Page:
Sunday, April 25, 2010

Photographs of Student Reading at Cafe Magore

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Cafe Magore, February 20, 2010


Thanks to Ana Lakaliska and Afrodita Nikolova (below), who organized the reading for Ms Siegel's Creative Writing class, we had a wonderful time.



The event took place on February 20 at Cafe Magore.

Two months late, here are some photographs:



Professor Zoran Anchevski arrives at the cafe.


Zorica Petkoska practices her reading with Vera Sotirovska and another friend.


Reading: Vera Sotirovska, Afrodita Nikolova, and Zorica Petkoska


Reading: Vera Sotirovska


Reading: Ana Lakaliska


Reading: Zorica Petkoska


Reading: Afrodita Nikolova


Getting ready for a second round of reading

Professor Jerry Siegel, Professor Zoran Anchevski, Elida Bahtiijaroska, and audience

Professor Jerry Siegel's head, Professor Zoran Anchevski, Elida Bahtijaroska, and friends

Friends and faculty

Friends and faculty


Ana Lakaliska (right) and friends

Break time! Zorica (middle) and Vera (right) with a friend

Professor Zoran Anchevski

Professor Jerry Siegel and Elida Bahtijaroska

Reading: Vera Sotirovska, Afrodita Nikolova, and Zorica Petkoska


Reading: Vera Sotirovska, Afrodita Nikolova, and Zorica Petkoska

Professor Jerry Siegel, Elida Bahtijaroska, Professor Zoran Anchevski and audience

Anita Mancheva (right) and Goran Dimitriev (left)

Sunday, January 10, 2010

Old Christmas in Skopje (January 7, 2010)

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It's 3:00 a.m., and I have spent a good portion of last evening creating this video.

Enough said.
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Friday, January 1, 2010

Sunday, December 13, 2009

Essay: On Filtering Water

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Everyone assures me that Skopje water is perfectly safe.

I don’t doubt it; still, I brought a pitcher with filters from the U.S.

The water that flows from the tap is thick, full of calcium, which you can see, taste, and feel as it slides down your throat. Esthetically, it’s a bit disconcerting when you feel as though you’re eating your water instead of drinking it. Moreover, cooking with it is nearly impossible--it thickens almost immediately and adds a grainy texture.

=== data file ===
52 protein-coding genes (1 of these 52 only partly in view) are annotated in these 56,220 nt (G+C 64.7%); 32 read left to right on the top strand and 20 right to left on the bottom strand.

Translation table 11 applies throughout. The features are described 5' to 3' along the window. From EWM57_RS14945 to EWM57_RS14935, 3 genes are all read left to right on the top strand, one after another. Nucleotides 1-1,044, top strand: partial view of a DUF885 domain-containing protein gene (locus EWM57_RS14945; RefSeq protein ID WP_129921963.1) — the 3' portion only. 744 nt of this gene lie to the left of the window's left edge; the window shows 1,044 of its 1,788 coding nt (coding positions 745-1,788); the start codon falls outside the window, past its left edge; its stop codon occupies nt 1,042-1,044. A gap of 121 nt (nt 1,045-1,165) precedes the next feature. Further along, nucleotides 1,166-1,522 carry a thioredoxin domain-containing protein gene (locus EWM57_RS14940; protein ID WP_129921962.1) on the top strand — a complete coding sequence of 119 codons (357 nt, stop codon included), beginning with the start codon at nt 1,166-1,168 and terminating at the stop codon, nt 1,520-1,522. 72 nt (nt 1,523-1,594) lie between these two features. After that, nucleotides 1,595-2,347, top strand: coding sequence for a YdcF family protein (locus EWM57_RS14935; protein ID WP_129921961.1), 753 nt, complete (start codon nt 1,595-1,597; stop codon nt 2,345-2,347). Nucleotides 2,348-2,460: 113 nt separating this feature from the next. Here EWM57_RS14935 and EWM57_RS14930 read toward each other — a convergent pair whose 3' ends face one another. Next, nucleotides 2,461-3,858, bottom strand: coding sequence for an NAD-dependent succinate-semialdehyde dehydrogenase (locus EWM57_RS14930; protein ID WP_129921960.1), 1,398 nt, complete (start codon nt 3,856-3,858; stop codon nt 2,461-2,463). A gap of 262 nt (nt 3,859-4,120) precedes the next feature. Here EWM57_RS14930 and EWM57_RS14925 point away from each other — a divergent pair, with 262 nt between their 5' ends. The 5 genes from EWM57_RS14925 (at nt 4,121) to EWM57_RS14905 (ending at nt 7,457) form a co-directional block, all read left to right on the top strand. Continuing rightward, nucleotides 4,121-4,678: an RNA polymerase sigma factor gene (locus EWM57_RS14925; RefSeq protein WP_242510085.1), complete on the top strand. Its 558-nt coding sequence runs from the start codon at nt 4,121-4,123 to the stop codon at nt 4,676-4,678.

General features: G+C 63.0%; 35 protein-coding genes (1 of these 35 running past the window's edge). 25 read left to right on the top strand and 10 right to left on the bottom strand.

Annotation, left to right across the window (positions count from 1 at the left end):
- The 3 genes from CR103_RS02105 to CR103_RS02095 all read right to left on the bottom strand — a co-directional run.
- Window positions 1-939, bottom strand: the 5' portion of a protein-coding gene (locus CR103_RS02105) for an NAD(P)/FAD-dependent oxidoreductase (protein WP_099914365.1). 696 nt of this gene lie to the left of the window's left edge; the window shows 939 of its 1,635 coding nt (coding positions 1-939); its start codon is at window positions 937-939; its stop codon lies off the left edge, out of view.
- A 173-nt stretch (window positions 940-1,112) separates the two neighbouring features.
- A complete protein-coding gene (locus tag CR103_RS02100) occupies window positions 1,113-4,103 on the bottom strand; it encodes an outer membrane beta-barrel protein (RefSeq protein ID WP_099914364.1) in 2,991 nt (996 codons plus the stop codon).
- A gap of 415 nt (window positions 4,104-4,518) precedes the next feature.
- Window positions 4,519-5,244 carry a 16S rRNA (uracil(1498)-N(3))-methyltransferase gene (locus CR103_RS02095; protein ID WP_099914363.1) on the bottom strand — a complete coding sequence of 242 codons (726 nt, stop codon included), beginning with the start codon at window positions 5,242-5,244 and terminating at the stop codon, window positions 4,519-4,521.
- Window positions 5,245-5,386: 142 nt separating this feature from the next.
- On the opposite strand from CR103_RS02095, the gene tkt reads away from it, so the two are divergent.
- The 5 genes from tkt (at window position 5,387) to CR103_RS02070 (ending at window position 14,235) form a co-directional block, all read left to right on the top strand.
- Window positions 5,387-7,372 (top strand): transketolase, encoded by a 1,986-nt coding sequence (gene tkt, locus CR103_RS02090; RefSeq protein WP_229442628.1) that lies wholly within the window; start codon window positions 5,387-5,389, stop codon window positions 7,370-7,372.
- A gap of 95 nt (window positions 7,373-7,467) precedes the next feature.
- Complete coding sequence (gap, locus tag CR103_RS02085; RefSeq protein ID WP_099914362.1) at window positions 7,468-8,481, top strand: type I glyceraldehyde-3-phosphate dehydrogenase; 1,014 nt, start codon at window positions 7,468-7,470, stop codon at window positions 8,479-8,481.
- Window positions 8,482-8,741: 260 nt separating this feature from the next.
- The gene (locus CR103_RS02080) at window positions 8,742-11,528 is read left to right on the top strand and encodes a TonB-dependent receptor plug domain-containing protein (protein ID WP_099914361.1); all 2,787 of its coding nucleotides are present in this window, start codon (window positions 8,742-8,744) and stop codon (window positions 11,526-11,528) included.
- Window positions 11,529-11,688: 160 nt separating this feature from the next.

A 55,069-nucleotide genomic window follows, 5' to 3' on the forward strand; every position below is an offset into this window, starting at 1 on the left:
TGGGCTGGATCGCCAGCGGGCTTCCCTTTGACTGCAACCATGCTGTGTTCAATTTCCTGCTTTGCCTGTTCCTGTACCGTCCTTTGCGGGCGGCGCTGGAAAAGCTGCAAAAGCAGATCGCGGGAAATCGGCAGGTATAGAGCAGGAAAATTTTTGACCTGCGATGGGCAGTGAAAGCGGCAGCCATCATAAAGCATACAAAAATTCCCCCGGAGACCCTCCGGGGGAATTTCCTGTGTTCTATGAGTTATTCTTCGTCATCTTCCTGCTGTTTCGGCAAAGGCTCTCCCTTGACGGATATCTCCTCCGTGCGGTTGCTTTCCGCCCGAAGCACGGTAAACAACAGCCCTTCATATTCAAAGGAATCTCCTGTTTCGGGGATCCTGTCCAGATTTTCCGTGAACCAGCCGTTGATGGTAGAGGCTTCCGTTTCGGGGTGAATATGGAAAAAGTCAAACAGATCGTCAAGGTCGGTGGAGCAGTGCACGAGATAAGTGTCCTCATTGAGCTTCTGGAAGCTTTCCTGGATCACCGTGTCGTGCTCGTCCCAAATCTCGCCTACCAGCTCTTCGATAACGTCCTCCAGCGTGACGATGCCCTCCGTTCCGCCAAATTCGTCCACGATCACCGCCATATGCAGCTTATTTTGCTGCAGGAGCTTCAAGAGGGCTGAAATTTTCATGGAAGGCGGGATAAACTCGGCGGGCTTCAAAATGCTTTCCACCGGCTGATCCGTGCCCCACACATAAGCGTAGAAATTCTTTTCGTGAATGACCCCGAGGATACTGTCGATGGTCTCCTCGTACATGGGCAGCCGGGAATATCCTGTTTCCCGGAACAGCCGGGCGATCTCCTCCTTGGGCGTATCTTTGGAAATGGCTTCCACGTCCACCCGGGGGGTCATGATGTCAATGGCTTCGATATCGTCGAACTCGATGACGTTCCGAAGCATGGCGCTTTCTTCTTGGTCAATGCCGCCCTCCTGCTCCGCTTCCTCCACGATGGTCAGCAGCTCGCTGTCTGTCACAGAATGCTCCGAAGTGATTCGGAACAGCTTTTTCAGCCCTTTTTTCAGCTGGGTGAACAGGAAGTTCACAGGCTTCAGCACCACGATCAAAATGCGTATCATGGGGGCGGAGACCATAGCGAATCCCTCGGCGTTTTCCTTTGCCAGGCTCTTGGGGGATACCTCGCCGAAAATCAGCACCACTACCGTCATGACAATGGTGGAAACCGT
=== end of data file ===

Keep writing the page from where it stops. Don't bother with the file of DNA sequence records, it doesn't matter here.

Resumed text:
So for making coffee, mixing juices from powder, and cooking, I boil and then filter.

Every day, I boil water in a large pot and then allow it to cool before filtering it. This, of course, adds an extra chore to my daily routine, but it’s a bit like doing wash: once you place certain tasks in motion, it’s pretty much automatic.

Fill the pot with water, place on burner, turn to “3,” set the timer for 20 minutes (too easy to forget, otherwise), and go off to work on the internet or some other task. When the timer dings, make sure water is boiling, turn burner down to “2,” set timer for another 20 minutes, and leave. Second ding: turn burner off and move pot. Wait.

Once the water cools, I can filter about a quart at a time. Once it’s through the filter, I funnel it into a plastic two-liter Coca Cola bottle. Repeat until the pot is empty. Each pot fills about two Coke bottles.

It’s not like I wait around for the water to pour through; I leave it and do something else. Later, when I go to the kitchen for something to eat or drink, the water is ready, so I pour it and filter the next batch.

At any given time, I try to have on hand five bottles of filtered water, which I’m careful to rotate and use according to age. I have a system of moving older bottles forward and adding the newest filled to the back. It feels somewhat obsessive, but I would not wish to poison myself, spouse, or guests with expired water.

Bottled water is cheap here, about 18 denars (50 cents, more or less), for a 1.5 liter bottle; for drinking water, I buy Ladna because it comes in a really cool square bottle, and it tastes, well, like quality water.